Veteran diplomat Richard Haass turns from foreign affairs to threats from within. He argues Americans focus so much on rights we forget our obligations as citizens -- and the country is suffering because of it.
This week marks the fifth anniversary of the U.S. Supreme Court’s decision on Citizens United v. Federal Election Commission. Many decried the ruling as a blow to democracy because it loosened restrictions on campaign spending and gave corporations status as people. Opponents continue their push to overturn it – or at least lessen its impact through greater transparency. But supporters argue that the 2010 decision did not unleash a flood of money in politics. They say corporate spending on elections remains a small percentage of the total, and dark predictions about political influence have not played out. We look at the legacy of Citizens United five years out.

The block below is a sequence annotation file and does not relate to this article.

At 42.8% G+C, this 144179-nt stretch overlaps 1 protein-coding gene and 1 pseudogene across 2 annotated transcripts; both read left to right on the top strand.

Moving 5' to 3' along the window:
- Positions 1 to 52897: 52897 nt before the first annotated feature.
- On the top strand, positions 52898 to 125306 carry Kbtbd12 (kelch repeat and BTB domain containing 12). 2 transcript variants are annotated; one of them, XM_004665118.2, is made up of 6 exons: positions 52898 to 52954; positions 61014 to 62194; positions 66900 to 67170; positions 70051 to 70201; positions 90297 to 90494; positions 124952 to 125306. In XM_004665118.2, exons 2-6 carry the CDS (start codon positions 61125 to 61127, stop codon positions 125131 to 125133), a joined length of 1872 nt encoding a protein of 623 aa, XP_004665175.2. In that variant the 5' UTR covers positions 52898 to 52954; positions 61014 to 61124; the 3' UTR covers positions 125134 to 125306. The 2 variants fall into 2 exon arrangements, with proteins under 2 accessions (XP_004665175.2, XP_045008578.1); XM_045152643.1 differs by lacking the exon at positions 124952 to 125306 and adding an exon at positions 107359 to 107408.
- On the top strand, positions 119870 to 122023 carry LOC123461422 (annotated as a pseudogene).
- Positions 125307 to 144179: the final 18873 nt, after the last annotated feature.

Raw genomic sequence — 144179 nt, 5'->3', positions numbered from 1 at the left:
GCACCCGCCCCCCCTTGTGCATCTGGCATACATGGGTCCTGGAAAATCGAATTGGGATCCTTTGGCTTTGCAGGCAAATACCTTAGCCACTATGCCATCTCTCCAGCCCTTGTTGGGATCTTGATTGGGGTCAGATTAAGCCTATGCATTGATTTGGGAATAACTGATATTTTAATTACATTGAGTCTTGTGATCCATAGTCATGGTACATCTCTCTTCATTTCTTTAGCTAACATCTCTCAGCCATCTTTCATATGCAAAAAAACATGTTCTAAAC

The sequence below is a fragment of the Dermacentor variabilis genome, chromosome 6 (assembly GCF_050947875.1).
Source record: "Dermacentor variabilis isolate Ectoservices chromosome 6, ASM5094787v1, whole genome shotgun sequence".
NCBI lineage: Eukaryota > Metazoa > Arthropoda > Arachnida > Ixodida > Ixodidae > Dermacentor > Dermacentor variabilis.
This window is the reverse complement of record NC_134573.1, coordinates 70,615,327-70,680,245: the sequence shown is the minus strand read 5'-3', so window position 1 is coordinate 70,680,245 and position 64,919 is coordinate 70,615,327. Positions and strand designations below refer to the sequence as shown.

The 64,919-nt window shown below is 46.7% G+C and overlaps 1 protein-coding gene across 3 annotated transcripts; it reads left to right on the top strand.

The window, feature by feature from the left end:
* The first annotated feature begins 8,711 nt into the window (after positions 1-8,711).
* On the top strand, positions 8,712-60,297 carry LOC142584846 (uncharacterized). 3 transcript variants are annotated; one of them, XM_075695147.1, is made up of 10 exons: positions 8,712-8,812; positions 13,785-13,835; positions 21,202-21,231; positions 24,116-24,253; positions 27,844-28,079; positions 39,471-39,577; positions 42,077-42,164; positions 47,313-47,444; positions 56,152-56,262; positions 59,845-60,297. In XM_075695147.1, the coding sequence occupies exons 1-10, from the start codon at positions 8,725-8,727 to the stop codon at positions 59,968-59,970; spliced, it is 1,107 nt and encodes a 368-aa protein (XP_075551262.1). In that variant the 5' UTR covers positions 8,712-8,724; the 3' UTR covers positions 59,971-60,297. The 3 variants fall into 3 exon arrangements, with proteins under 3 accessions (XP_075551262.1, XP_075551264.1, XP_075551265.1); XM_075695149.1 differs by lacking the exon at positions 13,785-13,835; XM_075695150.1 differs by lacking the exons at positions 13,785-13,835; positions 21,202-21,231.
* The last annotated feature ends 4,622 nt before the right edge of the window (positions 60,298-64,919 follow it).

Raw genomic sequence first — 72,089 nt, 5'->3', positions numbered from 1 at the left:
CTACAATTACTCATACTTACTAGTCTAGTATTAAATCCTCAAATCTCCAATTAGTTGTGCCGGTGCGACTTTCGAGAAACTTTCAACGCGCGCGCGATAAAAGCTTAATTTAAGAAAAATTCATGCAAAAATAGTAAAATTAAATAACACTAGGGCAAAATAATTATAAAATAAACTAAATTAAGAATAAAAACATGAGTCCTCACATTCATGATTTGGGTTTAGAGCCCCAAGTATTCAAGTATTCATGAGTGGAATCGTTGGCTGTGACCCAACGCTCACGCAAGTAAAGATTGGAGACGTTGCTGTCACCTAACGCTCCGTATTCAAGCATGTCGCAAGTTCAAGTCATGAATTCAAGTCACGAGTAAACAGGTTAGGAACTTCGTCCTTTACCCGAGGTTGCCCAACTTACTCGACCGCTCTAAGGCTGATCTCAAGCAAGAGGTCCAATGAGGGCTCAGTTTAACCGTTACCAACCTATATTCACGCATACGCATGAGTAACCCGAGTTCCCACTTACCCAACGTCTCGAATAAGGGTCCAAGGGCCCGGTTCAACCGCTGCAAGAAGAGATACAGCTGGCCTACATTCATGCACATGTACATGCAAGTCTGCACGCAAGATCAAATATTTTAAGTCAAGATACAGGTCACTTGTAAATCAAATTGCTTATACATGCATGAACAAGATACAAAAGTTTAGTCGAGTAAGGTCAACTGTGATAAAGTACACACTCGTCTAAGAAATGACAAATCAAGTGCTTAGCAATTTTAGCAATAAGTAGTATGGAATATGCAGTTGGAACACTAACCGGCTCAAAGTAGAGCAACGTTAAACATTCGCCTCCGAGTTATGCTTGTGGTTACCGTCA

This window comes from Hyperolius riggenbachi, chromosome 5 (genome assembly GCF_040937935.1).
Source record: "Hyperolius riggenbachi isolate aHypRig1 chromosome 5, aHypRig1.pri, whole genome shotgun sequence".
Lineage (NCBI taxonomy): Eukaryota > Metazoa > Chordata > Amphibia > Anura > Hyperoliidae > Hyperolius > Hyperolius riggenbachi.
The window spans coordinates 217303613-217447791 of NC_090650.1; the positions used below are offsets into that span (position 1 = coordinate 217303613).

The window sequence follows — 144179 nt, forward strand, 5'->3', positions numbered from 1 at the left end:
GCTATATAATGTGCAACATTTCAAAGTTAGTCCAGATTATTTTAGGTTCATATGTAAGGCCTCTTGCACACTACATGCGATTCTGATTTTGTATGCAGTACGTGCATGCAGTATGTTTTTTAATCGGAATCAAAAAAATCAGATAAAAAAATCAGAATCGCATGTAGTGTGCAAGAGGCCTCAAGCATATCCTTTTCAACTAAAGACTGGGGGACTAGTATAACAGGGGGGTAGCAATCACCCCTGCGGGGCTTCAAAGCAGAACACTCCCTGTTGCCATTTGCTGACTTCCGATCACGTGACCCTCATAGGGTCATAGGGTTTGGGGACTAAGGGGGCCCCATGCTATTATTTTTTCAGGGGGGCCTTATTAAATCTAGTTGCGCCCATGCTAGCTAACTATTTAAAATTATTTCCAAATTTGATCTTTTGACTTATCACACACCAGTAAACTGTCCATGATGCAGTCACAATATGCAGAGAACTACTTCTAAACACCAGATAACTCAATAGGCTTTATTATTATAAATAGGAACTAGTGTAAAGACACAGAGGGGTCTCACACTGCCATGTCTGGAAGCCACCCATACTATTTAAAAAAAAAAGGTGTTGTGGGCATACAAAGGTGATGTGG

- Jan Baran Head of the election law group at Wiley Rein LLP, former general counsel to the Republican National Committee and author of "The Election Law Primer for Corporations."
- Robert Weissman President, Public Citizen.
- Matea Gold Reporter covering money and politics, The Washington Post.
- Fredreka Schouten Reporter covering campaign-finance and lobbying issues for USA Today.
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